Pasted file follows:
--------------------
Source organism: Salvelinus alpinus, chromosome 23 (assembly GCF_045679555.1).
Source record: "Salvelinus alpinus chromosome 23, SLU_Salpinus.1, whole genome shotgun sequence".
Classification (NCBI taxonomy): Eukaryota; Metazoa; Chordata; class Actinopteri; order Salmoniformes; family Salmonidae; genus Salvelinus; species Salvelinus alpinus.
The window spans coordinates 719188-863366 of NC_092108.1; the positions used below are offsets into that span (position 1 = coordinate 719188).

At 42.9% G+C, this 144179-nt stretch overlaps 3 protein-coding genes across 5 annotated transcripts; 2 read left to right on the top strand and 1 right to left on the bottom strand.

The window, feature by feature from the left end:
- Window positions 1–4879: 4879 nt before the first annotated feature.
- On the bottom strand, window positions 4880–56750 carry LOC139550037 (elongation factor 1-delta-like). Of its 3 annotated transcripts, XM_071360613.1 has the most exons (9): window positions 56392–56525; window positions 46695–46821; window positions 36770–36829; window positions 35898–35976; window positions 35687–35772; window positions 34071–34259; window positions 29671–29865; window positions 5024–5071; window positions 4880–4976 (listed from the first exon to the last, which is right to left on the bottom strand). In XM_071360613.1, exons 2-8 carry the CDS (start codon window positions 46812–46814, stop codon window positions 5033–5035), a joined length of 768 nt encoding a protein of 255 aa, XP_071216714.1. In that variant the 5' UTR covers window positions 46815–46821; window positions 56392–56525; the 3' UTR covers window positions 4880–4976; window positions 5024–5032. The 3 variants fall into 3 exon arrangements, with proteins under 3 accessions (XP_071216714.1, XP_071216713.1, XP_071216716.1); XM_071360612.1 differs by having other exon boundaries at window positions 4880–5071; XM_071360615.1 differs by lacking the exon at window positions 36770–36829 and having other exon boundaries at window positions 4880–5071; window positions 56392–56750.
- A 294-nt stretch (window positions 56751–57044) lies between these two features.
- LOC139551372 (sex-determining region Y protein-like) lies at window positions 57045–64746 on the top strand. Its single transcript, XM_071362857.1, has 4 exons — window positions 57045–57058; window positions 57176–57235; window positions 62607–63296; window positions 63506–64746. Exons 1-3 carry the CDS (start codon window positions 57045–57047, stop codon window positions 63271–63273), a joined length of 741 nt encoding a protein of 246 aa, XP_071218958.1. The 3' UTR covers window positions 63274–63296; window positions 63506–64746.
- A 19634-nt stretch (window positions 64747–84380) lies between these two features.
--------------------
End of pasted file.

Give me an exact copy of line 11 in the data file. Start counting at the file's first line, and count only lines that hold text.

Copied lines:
- A 19634-nt stretch (window positions 64747–84380) lies between these two features.